Wow! This is great! You're checking out at my case study about Content Strategy for the Meyer Cornell Cancer Center in New York City. Enjoy and let me know if you have any questions (or find any typos)!

Throughout the summer of 2014 I worked with the directors of a new Cornell Medical facility dedicated to advance research and clinical trails. The head of the initiative had a lab at Harvard named after him. Working with doctors, I thought, was going to be a difficult experience due to the abstract concepts utilized in content creation. But I quickly found the group to be incredibly willing to jump over the edge and take content strategy head on. Since the site was brand new (accompanying the facility). We had a fresh slate to start from.

We started by telling stories. And I soon found out that no one knows their users as well as doctors. Once I explained the game, they quickly began to fill in sticky notes with types of people they thought would come to the site and stick them on a wall. We then grouped them into an ecosystem to help us define user groups.

Once the groups were defined we challenged ourselves to create stories around them. With each story we incorporated the website's role, documented all of the steps and our eventual goal of that user. In the end we had a journey map like this:

I then lead the group to think about creation of a new site architecture through the lens of these user types and their specific goal related needs. I took many of their competitors sites and documented their contents into index cards and we played a classic information architecture game called card sorting.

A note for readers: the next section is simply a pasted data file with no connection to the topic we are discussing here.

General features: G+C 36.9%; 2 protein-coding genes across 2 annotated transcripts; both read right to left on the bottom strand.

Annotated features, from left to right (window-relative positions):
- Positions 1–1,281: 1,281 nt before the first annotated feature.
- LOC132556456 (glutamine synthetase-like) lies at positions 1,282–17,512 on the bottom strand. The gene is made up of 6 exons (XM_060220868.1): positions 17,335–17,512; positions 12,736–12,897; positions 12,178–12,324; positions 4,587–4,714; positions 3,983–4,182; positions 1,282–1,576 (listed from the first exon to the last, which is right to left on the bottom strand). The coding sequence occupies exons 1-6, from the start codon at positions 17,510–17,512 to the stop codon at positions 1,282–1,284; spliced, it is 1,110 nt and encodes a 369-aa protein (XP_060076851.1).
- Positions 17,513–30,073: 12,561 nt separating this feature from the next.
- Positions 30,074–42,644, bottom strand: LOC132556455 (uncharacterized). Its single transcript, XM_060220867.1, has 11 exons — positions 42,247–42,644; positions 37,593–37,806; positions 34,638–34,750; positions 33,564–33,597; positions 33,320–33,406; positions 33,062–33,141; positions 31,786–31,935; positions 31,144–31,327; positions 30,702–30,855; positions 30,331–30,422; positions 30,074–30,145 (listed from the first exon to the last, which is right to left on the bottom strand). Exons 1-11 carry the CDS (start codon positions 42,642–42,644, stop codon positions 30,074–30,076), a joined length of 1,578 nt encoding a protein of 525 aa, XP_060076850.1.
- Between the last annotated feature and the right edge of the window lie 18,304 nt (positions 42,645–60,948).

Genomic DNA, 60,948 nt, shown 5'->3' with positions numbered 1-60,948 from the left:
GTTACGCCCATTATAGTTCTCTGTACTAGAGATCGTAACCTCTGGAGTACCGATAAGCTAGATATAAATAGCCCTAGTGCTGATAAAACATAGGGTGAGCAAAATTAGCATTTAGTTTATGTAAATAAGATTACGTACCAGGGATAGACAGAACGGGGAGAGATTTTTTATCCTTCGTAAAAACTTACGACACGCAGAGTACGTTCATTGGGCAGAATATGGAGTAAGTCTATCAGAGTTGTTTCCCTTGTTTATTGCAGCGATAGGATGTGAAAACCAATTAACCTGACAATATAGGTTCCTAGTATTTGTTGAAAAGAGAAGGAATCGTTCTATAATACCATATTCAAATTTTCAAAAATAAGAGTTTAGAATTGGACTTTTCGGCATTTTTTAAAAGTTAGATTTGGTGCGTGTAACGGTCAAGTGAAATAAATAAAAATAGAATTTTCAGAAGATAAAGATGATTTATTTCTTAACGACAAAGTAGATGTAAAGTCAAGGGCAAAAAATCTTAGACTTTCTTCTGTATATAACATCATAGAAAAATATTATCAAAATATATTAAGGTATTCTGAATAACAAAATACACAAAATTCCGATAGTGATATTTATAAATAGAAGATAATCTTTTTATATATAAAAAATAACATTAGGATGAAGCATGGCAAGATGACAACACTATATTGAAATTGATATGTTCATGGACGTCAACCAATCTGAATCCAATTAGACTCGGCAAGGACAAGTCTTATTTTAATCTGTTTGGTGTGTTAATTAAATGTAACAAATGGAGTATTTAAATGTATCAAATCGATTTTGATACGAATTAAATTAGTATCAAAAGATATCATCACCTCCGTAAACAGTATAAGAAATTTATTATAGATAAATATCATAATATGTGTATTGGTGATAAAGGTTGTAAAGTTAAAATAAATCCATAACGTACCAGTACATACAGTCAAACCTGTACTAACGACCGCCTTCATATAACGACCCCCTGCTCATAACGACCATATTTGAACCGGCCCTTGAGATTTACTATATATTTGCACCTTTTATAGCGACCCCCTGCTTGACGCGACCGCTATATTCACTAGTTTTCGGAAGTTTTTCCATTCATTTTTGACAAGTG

After that we had a rough concept of the sites architecture. I explained to them that this is where we get to put the furniture in the room to accommodate our users. The furniture would be their content. I asked them to really think about content as something they would use. Something that would act as a handrail where there are stairs or a exit sign clearly marked. I also encouraged them to tell stories and be editorial in their philosophy towards the institutions digital strategy.

The next to last step was I interviewed nearly twenty members of staff including all of the senior leadership. With those interview I created recommendations around the lines of user engagement strategies. Those we written in requirement to the designers.

Lastly, I created the wireframes that we used as the basis for the design. They included all of the content created by the wonderful staff at Meyer Cornell Cancer Center. The site is now live and you can visit it at

Meyer Cornell Cancer Center Website Screens